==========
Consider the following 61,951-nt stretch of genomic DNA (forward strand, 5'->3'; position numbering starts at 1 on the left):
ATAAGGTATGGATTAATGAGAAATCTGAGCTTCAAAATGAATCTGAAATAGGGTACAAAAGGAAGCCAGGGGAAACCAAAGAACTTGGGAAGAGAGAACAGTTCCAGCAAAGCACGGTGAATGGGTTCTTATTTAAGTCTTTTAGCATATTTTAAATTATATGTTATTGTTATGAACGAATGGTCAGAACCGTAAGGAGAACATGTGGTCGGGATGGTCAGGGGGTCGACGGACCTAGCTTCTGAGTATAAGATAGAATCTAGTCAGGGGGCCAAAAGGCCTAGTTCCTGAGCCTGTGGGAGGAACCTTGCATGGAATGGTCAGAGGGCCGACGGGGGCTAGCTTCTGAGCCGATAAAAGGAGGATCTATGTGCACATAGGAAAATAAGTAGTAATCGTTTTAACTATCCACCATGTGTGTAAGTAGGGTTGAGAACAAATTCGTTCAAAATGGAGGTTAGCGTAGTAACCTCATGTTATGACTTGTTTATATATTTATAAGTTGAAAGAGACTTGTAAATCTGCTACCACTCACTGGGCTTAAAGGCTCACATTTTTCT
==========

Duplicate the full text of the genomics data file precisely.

Consider the following 61,951-nt stretch of genomic DNA (forward strand, 5'->3'; position numbering starts at 1 on the left):
ATAAGGTATGGATTAATGAGAAATCTGAGCTTCAAAATGAATCTGAAATAGGGTACAAAAGGAAGCCAGGGGAAACCAAAGAACTTGGGAAGAGAGAACAGTTCCAGCAAAGCACGGTGAATGGGTTCTTATTTAAGTCTTTTAGCATATTTTAAATTATATGTTATTGTTATGAACGAATGGTCAGAACCGTAAGGAGAACATGTGGTCGGGATGGTCAGGGGGTCGACGGACCTAGCTTCTGAGTATAAGATAGAATCTAGTCAGGGGGCCAAAAGGCCTAGTTCCTGAGCCTGTGGGAGGAACCTTGCATGGAATGGTCAGAGGGCCGACGGGGGCTAGCTTCTGAGCCGATAAAAGGAGGATCTATGTGCACATAGGAAAATAAGTAGTAATCGTTTTAACTATCCACCATGTGTGTAAGTAGGGTTGAGAACAAATTCGTTCAAAATGGAGGTTAGCGTAGTAACCTCATGTTATGACTTGTTTATATATTTATAAGTTGAAAGAGACTTGTAAATCTGCTACCACTCACTGGGCTTAAAGGCTCACATTTTTCT